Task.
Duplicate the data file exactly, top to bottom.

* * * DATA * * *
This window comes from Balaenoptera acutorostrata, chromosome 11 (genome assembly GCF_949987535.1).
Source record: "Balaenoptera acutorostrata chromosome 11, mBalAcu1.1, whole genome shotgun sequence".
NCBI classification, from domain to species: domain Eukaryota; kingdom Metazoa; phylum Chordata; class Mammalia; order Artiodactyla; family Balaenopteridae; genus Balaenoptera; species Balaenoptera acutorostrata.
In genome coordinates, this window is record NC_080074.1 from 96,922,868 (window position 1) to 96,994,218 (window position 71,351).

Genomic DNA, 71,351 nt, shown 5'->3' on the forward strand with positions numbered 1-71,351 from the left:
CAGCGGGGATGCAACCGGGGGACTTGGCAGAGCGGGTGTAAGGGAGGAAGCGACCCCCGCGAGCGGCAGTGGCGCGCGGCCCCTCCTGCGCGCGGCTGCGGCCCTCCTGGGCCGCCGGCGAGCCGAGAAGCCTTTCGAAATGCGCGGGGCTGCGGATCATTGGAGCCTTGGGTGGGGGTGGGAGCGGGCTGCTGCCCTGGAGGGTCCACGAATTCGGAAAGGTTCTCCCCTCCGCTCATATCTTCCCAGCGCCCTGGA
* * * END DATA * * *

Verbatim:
This window comes from Balaenoptera acutorostrata, chromosome 11 (genome assembly GCF_949987535.1).
Source record: "Balaenoptera acutorostrata chromosome 11, mBalAcu1.1, whole genome shotgun sequence".
NCBI classification, from domain to species: domain Eukaryota; kingdom Metazoa; phylum Chordata; class Mammalia; order Artiodactyla; family Balaenopteridae; genus Balaenoptera; species Balaenoptera acutorostrata.
In genome coordinates, this window is record NC_080074.1 from 96,922,868 (window position 1) to 96,994,218 (window position 71,351).

Genomic DNA, 71,351 nt, shown 5'->3' on the forward strand with positions numbered 1-71,351 from the left:
CAGCGGGGATGCAACCGGGGGACTTGGCAGAGCGGGTGTAAGGGAGGAAGCGACCCCCGCGAGCGGCAGTGGCGCGCGGCCCCTCCTGCGCGCGGCTGCGGCCCTCCTGGGCCGCCGGCGAGCCGAGAAGCCTTTCGAAATGCGCGGGGCTGCGGATCATTGGAGCCTTGGGTGGGGGTGGGAGCGGGCTGCTGCCCTGGAGGGTCCACGAATTCGGAAAGGTTCTCCCCTCCGCTCATATCTTCCCAGCGCCCTGGA